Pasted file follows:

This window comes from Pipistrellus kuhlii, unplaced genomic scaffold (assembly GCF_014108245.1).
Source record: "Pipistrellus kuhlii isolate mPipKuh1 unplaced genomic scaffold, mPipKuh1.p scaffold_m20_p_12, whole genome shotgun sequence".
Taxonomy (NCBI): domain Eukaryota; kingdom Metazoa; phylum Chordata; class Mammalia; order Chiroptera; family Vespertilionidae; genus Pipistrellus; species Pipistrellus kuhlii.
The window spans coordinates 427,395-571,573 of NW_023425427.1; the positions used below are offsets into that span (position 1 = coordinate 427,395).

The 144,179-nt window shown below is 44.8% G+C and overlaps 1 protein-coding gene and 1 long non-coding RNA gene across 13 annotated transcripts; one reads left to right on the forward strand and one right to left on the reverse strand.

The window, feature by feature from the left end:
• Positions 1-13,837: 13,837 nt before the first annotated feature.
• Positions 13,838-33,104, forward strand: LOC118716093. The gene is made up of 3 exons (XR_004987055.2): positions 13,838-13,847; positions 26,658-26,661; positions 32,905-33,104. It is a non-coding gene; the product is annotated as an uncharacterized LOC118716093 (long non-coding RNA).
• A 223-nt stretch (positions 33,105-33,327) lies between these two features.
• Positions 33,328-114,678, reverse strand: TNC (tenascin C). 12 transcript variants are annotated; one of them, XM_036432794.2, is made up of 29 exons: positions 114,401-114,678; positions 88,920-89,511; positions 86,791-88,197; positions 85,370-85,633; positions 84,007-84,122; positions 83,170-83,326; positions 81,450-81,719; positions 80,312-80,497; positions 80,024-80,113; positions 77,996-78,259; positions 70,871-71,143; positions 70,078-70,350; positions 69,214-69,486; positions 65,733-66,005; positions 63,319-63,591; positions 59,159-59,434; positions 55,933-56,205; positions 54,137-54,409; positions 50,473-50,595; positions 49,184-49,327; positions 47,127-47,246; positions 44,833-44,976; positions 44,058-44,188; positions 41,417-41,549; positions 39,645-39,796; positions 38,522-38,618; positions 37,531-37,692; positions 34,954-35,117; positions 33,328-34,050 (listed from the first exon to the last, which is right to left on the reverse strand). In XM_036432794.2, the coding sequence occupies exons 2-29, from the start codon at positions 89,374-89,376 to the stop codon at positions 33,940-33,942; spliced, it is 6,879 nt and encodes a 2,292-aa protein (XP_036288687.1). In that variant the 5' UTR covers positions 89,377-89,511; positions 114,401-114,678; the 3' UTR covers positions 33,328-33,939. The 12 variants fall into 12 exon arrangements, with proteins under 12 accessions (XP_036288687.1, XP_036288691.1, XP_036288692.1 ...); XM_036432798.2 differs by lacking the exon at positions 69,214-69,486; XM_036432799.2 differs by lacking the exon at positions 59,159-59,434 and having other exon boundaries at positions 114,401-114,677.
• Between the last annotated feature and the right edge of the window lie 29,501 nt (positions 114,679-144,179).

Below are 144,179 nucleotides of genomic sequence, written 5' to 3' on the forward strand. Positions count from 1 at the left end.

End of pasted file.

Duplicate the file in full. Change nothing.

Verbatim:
This window comes from Pipistrellus kuhlii, unplaced genomic scaffold (assembly GCF_014108245.1).
Source record: "Pipistrellus kuhlii isolate mPipKuh1 unplaced genomic scaffold, mPipKuh1.p scaffold_m20_p_12, whole genome shotgun sequence".
Taxonomy (NCBI): domain Eukaryota; kingdom Metazoa; phylum Chordata; class Mammalia; order Chiroptera; family Vespertilionidae; genus Pipistrellus; species Pipistrellus kuhlii.
The window spans coordinates 427,395-571,573 of NW_023425427.1; the positions used below are offsets into that span (position 1 = coordinate 427,395).

The 144,179-nt window shown below is 44.8% G+C and overlaps 1 protein-coding gene and 1 long non-coding RNA gene across 13 annotated transcripts; one reads left to right on the forward strand and one right to left on the reverse strand.

The window, feature by feature from the left end:
• Positions 1-13,837: 13,837 nt before the first annotated feature.
• Positions 13,838-33,104, forward strand: LOC118716093. The gene is made up of 3 exons (XR_004987055.2): positions 13,838-13,847; positions 26,658-26,661; positions 32,905-33,104. It is a non-coding gene; the product is annotated as an uncharacterized LOC118716093 (long non-coding RNA).
• A 223-nt stretch (positions 33,105-33,327) lies between these two features.
• Positions 33,328-114,678, reverse strand: TNC (tenascin C). 12 transcript variants are annotated; one of them, XM_036432794.2, is made up of 29 exons: positions 114,401-114,678; positions 88,920-89,511; positions 86,791-88,197; positions 85,370-85,633; positions 84,007-84,122; positions 83,170-83,326; positions 81,450-81,719; positions 80,312-80,497; positions 80,024-80,113; positions 77,996-78,259; positions 70,871-71,143; positions 70,078-70,350; positions 69,214-69,486; positions 65,733-66,005; positions 63,319-63,591; positions 59,159-59,434; positions 55,933-56,205; positions 54,137-54,409; positions 50,473-50,595; positions 49,184-49,327; positions 47,127-47,246; positions 44,833-44,976; positions 44,058-44,188; positions 41,417-41,549; positions 39,645-39,796; positions 38,522-38,618; positions 37,531-37,692; positions 34,954-35,117; positions 33,328-34,050 (listed from the first exon to the last, which is right to left on the reverse strand). In XM_036432794.2, the coding sequence occupies exons 2-29, from the start codon at positions 89,374-89,376 to the stop codon at positions 33,940-33,942; spliced, it is 6,879 nt and encodes a 2,292-aa protein (XP_036288687.1). In that variant the 5' UTR covers positions 89,377-89,511; positions 114,401-114,678; the 3' UTR covers positions 33,328-33,939. The 12 variants fall into 12 exon arrangements, with proteins under 12 accessions (XP_036288687.1, XP_036288691.1, XP_036288692.1 ...); XM_036432798.2 differs by lacking the exon at positions 69,214-69,486; XM_036432799.2 differs by lacking the exon at positions 59,159-59,434 and having other exon boundaries at positions 114,401-114,677.
• Between the last annotated feature and the right edge of the window lie 29,501 nt (positions 114,679-144,179).

Below are 144,179 nucleotides of genomic sequence, written 5' to 3' on the forward strand. Positions count from 1 at the left end.